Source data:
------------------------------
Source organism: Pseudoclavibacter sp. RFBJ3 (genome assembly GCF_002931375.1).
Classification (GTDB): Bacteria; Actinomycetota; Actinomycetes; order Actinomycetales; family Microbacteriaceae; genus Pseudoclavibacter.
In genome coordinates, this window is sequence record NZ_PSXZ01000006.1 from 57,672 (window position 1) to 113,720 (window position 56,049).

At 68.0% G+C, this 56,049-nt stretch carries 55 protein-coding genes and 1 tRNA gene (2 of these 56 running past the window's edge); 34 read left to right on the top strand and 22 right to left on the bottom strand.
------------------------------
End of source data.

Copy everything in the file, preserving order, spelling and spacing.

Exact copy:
Source organism: Pseudoclavibacter sp. RFBJ3 (genome assembly GCF_002931375.1).
Classification (GTDB): Bacteria; Actinomycetota; Actinomycetes; order Actinomycetales; family Microbacteriaceae; genus Pseudoclavibacter.
In genome coordinates, this window is sequence record NZ_PSXZ01000006.1 from 57,672 (window position 1) to 113,720 (window position 56,049).

At 68.0% G+C, this 56,049-nt stretch carries 55 protein-coding genes and 1 tRNA gene (2 of these 56 running past the window's edge); 34 read left to right on the top strand and 22 right to left on the bottom strand.